on 8/6/01 6:13 PM, Lynn Allen at email@example.com wrote:
> PC World (I got my copy just 2 hours ago) has some comments on DVD-RW and
> DVD-RAM. Not enough info, IMO, but a start. DVD holds a lot of data (up to
> 14 MB). Down side: if it goes bad, you *lose* a lot of data!
> AFAICT, there's no clear-cut "winner" for storage--maybe the answer is to
> buy 2 or 3 recording machines--one to use, one for backup, and one for
> parts. Not too practical, is it? More likely than media obsolescence is
> *format* obsolescence. My only answer is to store on more than one disc and
> if you can, store on more than one medium and more than one format. And keep
> your original film in a safe place, because there's some chance that you or
> someone will have to do this again in 10 or 20 years.
> The scrolls in the Library of Alexandria, I'm told, were burned to heat the
> baths of the conquering generals. OTOH, my record as a new Nostrodamus is
> not perfect, either. Looking in either direction, the permanence of anything
> we know is still a crapshoot. :-)
>> From: "Mark Edmonds" <firstname.lastname@example.org>
>> Basically, I am looking for a long term (20 years+) storage medium to
>> archive my scans on. I don't have faith in CDR and tapes are also prone to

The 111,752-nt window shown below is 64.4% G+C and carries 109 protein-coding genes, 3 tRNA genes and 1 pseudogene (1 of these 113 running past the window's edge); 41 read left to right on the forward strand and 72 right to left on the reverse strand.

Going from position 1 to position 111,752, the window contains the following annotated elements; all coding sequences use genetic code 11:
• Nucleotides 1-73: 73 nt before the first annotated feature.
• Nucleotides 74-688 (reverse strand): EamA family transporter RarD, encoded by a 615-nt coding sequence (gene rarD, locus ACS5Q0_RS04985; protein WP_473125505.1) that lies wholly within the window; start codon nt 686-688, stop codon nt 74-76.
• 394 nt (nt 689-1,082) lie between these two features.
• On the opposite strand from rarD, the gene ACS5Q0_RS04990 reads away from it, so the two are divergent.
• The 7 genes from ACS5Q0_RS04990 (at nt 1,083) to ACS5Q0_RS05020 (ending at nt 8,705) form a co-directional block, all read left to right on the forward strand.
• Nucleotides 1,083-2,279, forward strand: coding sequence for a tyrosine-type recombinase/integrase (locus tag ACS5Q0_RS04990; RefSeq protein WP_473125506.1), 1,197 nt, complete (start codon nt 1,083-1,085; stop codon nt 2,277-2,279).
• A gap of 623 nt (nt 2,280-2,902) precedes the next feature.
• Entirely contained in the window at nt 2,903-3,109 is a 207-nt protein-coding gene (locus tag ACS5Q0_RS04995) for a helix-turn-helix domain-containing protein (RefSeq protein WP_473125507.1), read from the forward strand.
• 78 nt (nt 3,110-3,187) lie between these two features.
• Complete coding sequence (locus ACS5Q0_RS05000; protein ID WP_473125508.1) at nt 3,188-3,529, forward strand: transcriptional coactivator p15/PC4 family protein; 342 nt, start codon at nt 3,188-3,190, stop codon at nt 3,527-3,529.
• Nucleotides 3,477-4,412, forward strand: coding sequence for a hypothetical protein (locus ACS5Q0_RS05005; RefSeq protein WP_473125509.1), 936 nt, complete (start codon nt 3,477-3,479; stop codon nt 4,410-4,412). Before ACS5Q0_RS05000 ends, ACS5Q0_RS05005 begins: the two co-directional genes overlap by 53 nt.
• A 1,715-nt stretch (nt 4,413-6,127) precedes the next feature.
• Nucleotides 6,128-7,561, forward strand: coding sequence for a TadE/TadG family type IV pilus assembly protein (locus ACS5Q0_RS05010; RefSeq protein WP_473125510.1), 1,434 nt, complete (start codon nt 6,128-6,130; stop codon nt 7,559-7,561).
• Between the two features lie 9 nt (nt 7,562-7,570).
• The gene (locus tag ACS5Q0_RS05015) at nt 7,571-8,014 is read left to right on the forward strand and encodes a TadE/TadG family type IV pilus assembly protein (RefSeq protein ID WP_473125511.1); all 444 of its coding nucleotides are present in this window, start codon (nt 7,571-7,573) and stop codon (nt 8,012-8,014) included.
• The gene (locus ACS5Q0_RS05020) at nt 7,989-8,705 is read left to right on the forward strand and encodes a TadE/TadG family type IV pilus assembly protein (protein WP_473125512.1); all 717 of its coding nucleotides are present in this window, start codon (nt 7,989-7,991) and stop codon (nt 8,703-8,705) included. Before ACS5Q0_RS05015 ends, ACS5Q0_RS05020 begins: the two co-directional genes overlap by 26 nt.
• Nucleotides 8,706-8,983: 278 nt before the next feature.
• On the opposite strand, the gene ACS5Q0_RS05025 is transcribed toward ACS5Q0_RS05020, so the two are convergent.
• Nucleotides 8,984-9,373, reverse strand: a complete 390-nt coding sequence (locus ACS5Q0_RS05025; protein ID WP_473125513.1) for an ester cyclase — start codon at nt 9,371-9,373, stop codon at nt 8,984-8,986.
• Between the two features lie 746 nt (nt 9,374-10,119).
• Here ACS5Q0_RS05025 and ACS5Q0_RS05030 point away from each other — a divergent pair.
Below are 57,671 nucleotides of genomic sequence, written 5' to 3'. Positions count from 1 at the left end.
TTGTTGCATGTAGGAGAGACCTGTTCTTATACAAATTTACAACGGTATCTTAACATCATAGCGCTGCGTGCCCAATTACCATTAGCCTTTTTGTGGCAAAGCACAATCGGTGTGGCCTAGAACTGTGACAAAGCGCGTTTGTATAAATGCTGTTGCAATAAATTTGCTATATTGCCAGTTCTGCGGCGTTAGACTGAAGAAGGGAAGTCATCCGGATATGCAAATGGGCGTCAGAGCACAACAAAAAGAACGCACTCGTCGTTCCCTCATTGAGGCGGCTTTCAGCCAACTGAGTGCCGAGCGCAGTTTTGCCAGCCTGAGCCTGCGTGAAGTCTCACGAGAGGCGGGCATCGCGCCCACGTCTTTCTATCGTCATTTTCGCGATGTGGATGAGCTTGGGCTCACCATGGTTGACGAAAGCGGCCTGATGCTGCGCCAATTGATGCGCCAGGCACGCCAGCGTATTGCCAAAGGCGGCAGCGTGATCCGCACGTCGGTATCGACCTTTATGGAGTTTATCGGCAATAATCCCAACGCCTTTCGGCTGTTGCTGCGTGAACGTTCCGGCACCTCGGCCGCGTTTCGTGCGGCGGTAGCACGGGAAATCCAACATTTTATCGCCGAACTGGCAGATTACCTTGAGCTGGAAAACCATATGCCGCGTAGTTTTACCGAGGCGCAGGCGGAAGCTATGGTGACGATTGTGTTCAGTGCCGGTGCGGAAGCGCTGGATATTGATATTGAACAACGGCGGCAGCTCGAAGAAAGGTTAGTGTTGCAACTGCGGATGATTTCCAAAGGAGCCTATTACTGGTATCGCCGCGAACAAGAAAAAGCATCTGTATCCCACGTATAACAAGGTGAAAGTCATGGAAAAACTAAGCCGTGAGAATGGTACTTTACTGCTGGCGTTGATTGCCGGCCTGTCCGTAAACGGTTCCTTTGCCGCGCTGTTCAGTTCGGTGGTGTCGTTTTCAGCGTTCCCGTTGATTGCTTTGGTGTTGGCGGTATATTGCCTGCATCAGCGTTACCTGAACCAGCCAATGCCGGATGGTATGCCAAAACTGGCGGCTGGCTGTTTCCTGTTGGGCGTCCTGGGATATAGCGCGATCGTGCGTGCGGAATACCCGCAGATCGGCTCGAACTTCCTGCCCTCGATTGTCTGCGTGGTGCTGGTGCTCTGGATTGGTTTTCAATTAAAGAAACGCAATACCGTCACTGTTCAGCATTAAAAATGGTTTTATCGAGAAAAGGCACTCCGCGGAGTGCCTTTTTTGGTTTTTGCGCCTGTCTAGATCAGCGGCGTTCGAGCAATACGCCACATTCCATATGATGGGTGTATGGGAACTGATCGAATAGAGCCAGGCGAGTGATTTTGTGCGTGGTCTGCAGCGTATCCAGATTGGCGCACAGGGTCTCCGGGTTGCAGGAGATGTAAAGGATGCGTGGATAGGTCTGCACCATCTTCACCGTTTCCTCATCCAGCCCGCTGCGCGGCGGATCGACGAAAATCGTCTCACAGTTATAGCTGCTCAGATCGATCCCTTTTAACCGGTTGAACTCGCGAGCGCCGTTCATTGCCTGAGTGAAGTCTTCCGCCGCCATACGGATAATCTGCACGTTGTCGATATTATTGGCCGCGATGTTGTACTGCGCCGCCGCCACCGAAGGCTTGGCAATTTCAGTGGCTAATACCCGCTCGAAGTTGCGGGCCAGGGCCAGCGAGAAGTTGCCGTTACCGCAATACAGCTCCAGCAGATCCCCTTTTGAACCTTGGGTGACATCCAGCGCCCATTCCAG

>> long term problems so the only solution I can see is a magneto optical
>> Another problem is that it is all well and good to have a bomb proof medium
>> but it is no good if no one makes the hardware to read it in a few years
>> So is there a clear cut winner out there? The two affordable options I am
>> looking at are either the Iomega Optical drive or the Panasonic DVD-RAM.
>> Iomega seems to support a format which has some penetration in the market
>> but the DVD-RAM looks like it might not have got very far. I am running
>> NT4.0 by the way.
I agree with Lynn that there are no clearcut winners. However, I am willing
to hedge my bets and say that the broadest acceptable standard is likely to
win. To this end, since I am not in a rush, I am willing to wait a few
months until the DVD+RW format hits the market, read the reviews, then make
an informed buying decision. For more on DVD+RW, see the following sites:
There are other sites, but these will give you the flavor.